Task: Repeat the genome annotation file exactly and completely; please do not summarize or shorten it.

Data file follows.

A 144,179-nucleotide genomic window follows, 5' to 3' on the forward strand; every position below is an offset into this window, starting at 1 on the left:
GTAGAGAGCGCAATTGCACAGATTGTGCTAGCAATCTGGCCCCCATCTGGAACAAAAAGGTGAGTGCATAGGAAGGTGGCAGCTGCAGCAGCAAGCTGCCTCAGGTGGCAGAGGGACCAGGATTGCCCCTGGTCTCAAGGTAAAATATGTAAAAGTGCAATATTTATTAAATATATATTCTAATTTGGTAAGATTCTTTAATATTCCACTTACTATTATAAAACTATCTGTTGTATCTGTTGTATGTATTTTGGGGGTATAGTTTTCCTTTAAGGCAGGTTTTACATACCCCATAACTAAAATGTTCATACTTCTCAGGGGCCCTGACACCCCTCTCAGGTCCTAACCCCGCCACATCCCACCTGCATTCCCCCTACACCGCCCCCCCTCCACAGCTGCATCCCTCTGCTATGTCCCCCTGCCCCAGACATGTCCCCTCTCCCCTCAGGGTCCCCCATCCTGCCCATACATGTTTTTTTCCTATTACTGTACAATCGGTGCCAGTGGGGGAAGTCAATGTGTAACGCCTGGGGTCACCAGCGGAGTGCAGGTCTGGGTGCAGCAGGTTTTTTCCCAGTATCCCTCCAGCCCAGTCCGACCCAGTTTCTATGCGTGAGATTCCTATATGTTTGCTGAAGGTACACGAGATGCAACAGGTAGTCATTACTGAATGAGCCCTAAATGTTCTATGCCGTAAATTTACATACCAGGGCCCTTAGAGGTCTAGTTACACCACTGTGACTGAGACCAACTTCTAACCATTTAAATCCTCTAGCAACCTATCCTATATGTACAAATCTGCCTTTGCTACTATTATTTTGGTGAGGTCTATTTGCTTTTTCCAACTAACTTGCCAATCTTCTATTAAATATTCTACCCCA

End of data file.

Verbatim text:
A 144,179-nucleotide genomic window follows, 5' to 3' on the forward strand; every position below is an offset into this window, starting at 1 on the left:
GTAGAGAGCGCAATTGCACAGATTGTGCTAGCAATCTGGCCCCCATCTGGAACAAAAAGGTGAGTGCATAGGAAGGTGGCAGCTGCAGCAGCAAGCTGCCTCAGGTGGCAGAGGGACCAGGATTGCCCCTGGTCTCAAGGTAAAATATGTAAAAGTGCAATATTTATTAAATATATATTCTAATTTGGTAAGATTCTTTAATATTCCACTTACTATTATAAAACTATCTGTTGTATCTGTTGTATGTATTTTGGGGGTATAGTTTTCCTTTAAGGCAGGTTTTACATACCCCATAACTAAAATGTTCATACTTCTCAGGGGCCCTGACACCCCTCTCAGGTCCTAACCCCGCCACATCCCACCTGCATTCCCCCTACACCGCCCCCCCTCCACAGCTGCATCCCTCTGCTATGTCCCCCTGCCCCAGACATGTCCCCTCTCCCCTCAGGGTCCCCCATCCTGCCCATACATGTTTTTTTCCTATTACTGTACAATCGGTGCCAGTGGGGGAAGTCAATGTGTAACGCCTGGGGTCACCAGCGGAGTGCAGGTCTGGGTGCAGCAGGTTTTTTCCCAGTATCCCTCCAGCCCAGTCCGACCCAGTTTCTATGCGTGAGATTCCTATATGTTTGCTGAAGGTACACGAGATGCAACAGGTAGTCATTACTGAATGAGCCCTAAATGTTCTATGCCGTAAATTTACATACCAGGGCCCTTAGAGGTCTAGTTACACCACTGTGACTGAGACCAACTTCTAACCATTTAAATCCTCTAGCAACCTATCCTATATGTACAAATCTGCCTTTGCTACTATTATTTTGGTGAGGTCTATTTGCTTTTTCCAACTAACTTGCCAATCTTCTATTAAATATTCTACCCCA